It is no secret these ads are mostly advertising to children and teenagers. In 2002, it was estimated that annual sales of food and beverages to young consumers exceeded $27 billion. Advertisers have recognized that young consumers are a valuable market and have begun to advertise directly to them. Food and beverage advertisers collectively spend$10 billion to $20 billion annually to reach children and youth, and more than $1 billion of that is spent on direct media advertising to children (Willette, 565). Children are more likely to be influenced by these advertisements, especially when it involves something they think is cool.
These advertisements are mostly found on channels such as nickelodeon or Disney channel. It is very hard because there is no way to avoid these advertisements unless you move yourself and your children to a cave. Parents have an important effect on their children’s development because they are the ones who raise their children from day one. If a child is raised eating healthy foods they are more likely to keep making those choices as they grow older and pass those habits on to their children. Bad eating habits can be passed on as well.
Some parents simply don’t know how to make healthy eating choices themselves, and it affects them and their children around the waistline. Parents should lead by example; they should not only encourage their children to eat healthy, but also do the same themselves. So why are parents blaming fast food chains for their children obesity? Well, because no one wants to hold themselves responsible and it is always much easier to point the finger at someone else. No parent wants to be seen as the reason for making their child overweight and want some type of reassurance that their parenting efforts ave not all been ineffective. Parents also are the ones that pay for the fast food and provide it for their children, so it can’t fully be the fast food companies fault, right? Children are going to be children and they are going to always want what is not good for them, but the parents have some control over what they choose to feed their child, and it should be done even if it requires them to spend more time in the home. In conclusion, the media is always going to have a big impact on the lives of everyone especially children. Childhood obesity is a health epidemic affecting many children in this country today.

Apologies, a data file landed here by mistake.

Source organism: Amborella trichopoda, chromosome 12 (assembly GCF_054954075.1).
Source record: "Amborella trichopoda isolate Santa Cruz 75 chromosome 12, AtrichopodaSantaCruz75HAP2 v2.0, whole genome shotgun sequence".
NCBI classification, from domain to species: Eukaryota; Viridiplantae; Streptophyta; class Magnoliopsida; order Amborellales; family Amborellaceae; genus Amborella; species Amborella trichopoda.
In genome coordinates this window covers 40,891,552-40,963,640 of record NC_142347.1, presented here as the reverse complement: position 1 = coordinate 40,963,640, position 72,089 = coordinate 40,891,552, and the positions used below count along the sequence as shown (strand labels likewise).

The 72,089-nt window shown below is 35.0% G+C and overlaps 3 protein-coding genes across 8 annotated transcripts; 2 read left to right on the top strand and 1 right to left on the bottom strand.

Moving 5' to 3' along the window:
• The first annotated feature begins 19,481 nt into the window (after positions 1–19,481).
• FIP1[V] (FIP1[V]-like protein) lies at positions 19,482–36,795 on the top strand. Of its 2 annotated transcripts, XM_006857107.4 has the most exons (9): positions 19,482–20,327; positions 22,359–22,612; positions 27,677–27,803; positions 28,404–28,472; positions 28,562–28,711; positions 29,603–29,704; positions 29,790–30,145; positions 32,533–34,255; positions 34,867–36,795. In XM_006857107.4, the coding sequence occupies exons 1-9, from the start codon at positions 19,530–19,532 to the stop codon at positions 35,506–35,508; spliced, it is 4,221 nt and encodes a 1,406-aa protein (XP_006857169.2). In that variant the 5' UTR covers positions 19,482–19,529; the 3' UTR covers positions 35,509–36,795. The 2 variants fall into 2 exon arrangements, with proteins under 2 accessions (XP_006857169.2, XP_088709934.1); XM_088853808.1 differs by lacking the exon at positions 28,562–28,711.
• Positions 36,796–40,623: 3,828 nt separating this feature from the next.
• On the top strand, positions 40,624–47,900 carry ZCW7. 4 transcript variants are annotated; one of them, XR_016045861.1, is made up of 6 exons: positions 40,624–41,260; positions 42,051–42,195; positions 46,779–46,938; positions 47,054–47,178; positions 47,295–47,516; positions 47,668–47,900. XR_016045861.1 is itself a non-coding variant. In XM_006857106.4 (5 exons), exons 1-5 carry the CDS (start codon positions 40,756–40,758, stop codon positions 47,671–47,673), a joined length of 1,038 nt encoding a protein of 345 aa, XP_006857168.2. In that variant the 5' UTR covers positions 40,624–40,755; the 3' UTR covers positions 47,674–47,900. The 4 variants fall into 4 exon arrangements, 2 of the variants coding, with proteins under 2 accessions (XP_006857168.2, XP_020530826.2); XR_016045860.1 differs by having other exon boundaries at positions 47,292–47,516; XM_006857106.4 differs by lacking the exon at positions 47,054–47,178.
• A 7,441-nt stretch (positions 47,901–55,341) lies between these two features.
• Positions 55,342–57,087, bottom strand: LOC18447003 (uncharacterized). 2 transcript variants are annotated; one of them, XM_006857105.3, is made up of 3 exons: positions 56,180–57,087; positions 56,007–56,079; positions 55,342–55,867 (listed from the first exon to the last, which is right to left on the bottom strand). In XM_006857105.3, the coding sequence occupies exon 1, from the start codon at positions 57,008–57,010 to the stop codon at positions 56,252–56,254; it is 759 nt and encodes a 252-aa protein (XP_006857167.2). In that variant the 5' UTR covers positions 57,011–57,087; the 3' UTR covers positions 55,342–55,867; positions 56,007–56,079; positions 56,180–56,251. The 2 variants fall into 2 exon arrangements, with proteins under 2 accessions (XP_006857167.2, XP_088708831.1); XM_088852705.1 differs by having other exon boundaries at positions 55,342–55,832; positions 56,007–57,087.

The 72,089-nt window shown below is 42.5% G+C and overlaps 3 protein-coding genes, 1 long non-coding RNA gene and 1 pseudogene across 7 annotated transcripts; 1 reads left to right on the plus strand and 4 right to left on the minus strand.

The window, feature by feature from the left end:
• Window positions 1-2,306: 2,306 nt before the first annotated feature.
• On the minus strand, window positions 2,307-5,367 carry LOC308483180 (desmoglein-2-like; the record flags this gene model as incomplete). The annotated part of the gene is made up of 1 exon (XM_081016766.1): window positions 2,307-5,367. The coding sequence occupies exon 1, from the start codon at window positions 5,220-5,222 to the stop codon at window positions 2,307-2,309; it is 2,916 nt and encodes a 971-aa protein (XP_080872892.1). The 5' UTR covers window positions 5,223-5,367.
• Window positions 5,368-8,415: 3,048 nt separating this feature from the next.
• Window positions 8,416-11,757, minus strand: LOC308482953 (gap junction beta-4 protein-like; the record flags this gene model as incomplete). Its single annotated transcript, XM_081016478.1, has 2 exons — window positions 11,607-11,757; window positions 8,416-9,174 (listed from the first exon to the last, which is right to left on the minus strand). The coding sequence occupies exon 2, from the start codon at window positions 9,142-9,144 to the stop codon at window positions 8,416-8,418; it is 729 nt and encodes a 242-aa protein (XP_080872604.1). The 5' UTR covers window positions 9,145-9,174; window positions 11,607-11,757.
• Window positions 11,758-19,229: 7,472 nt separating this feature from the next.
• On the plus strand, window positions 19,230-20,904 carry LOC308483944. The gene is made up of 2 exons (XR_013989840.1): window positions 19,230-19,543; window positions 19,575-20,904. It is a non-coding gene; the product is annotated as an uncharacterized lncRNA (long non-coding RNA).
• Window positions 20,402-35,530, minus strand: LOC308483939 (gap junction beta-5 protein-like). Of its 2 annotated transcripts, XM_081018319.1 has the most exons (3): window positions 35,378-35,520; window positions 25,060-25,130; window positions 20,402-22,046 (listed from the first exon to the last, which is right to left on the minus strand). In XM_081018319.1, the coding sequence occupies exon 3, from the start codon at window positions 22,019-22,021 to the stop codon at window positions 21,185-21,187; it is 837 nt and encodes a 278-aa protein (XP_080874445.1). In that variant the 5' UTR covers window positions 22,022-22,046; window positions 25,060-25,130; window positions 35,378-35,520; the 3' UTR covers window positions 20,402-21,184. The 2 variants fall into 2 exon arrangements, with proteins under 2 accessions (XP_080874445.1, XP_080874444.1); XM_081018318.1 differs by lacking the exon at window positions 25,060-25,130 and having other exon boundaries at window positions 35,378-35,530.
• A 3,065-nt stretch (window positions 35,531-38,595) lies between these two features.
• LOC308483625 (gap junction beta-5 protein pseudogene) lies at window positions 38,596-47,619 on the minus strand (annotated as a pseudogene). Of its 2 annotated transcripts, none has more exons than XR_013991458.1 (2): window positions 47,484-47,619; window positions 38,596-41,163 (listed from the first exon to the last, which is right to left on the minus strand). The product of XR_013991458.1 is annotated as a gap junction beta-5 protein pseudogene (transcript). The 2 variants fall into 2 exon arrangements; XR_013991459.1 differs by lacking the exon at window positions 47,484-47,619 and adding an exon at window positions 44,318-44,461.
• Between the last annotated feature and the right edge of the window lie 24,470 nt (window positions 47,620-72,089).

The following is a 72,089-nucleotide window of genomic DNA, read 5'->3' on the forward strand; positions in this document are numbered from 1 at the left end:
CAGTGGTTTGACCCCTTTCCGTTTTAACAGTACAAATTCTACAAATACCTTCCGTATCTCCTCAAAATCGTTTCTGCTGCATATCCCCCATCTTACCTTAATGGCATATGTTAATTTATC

Parents are the ones who give guidance and should work hard to teach their children healthy eating habits. Fast food companies use advertising and many other things to attract children; but at the end of the day, companies need to make money. So the blame game parents are using needs to stop. Fast food is not going anywhere and the parents should be the ones being held responsible for their children not fast food companies who have no relation to these children.
Works cited “Kaiser Family Foundation Releases Report on Role of Media In Childhood Obesity. ” Pediatric Nursing 30. (2004): 165 Academic Search Complete. EBSCO. Web. 18 Apr. 2010. Willette, Amanda L. “Where Have All the Parents Gone? Do Efforts to Regulate Food Advertising To Curb Childhood Obesity Pass Constitutional Muster?. ” Journal of Legal Medicine 28. 4 (2007): 561-577. Academic Search Complete. EBSCO. Web. 18 Apr. 2010. King, Nancy, and Dayle Hayes. “Shame, Blame and the ‘War on Childhood Obesity’: Confronting the Real Problems, Identifying the Positive Solutions. ” Healthy Weight Journal 17. 2 (2003): 28. Academic Search Complete. EBSCO. Web. 18 Apr. 2010.